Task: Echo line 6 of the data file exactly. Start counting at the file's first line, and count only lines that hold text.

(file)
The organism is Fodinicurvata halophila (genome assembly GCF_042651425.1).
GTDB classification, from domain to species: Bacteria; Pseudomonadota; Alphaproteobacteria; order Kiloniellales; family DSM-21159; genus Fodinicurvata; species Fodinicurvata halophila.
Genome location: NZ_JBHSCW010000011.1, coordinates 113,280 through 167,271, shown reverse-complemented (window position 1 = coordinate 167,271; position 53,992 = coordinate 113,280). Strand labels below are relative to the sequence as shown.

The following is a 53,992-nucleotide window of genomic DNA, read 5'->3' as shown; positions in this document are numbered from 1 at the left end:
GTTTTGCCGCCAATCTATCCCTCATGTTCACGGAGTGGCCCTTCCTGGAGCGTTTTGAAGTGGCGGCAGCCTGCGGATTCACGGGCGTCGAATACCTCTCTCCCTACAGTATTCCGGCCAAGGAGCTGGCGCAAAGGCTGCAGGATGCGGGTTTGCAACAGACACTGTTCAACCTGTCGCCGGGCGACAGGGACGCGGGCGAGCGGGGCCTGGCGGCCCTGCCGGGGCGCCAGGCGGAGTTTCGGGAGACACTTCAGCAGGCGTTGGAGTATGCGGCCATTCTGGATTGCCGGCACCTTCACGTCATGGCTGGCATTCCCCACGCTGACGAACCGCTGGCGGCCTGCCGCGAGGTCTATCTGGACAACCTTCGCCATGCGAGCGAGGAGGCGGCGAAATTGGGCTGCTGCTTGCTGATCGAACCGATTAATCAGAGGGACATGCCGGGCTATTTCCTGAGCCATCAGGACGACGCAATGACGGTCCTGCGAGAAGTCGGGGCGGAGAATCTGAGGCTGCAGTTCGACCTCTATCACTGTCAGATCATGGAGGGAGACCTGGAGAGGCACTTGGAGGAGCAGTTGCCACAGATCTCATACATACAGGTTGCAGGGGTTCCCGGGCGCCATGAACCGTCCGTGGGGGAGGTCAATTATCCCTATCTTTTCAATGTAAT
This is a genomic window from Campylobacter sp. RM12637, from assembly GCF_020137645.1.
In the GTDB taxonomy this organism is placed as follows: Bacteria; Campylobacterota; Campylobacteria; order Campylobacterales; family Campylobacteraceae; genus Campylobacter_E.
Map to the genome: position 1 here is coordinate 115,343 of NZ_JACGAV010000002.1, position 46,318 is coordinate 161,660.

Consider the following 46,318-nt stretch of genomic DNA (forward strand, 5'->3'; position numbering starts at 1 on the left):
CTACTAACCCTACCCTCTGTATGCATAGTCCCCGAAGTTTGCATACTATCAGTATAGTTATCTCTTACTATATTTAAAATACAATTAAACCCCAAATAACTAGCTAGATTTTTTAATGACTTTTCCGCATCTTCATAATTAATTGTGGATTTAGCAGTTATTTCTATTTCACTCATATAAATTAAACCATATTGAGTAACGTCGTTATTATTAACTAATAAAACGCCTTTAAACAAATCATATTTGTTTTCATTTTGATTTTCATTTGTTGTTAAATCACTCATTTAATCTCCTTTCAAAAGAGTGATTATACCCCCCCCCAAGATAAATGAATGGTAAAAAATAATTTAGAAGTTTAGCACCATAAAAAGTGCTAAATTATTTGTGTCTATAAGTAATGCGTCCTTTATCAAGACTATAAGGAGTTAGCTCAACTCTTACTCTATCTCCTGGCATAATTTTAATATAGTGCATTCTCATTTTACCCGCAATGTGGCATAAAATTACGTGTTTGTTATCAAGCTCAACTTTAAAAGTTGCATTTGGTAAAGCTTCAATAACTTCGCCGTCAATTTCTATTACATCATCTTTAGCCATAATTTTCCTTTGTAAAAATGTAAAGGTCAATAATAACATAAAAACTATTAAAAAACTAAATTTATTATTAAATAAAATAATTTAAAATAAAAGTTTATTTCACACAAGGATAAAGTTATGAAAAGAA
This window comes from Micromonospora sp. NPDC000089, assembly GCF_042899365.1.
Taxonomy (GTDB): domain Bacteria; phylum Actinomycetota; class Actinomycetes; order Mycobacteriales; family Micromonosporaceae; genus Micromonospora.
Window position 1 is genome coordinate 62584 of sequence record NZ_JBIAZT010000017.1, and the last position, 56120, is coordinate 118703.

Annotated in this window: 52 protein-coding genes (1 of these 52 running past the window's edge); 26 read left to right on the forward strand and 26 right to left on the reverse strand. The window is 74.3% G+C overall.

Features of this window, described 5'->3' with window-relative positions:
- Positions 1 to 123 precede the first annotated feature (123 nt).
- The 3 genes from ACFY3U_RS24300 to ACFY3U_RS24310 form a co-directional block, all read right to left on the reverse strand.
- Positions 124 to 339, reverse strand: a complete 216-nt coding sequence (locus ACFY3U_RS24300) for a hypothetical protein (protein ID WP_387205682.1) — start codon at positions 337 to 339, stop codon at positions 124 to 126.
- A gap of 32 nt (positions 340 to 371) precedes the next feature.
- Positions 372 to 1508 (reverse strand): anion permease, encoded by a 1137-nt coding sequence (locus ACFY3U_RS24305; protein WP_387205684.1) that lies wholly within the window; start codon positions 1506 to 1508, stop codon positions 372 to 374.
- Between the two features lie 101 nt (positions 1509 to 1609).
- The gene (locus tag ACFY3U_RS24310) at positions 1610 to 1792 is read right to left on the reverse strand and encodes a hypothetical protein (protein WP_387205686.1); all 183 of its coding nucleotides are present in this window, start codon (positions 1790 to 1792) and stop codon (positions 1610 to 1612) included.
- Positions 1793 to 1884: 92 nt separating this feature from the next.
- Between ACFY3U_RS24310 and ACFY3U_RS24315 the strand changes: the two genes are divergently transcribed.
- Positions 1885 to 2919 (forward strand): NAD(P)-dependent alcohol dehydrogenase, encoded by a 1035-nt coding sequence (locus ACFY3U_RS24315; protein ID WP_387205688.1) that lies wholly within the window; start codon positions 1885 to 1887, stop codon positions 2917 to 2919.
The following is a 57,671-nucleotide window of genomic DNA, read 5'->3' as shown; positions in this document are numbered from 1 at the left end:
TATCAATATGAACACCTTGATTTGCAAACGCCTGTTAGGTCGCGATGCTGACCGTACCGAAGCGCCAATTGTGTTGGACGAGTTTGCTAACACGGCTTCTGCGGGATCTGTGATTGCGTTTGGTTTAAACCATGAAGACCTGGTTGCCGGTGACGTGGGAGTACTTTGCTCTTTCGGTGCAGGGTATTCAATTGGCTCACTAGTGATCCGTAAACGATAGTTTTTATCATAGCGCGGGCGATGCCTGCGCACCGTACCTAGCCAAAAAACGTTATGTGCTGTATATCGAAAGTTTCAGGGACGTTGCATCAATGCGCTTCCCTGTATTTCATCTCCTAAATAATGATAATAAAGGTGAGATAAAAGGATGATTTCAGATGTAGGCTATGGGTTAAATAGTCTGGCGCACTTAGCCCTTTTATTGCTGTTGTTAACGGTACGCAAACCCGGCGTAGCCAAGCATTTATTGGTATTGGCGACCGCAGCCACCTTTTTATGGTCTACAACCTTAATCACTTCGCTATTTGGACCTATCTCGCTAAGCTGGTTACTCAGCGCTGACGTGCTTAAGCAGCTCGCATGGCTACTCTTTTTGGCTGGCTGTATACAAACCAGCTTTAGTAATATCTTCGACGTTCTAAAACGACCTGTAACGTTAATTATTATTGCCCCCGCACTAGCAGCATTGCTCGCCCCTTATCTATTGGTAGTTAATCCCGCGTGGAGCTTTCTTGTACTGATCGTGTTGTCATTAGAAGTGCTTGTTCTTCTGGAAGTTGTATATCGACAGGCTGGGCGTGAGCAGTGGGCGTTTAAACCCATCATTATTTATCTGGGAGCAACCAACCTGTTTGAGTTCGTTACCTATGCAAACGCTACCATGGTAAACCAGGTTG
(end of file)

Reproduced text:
This is a genomic window from Campylobacter sp. RM12637, from assembly GCF_020137645.1.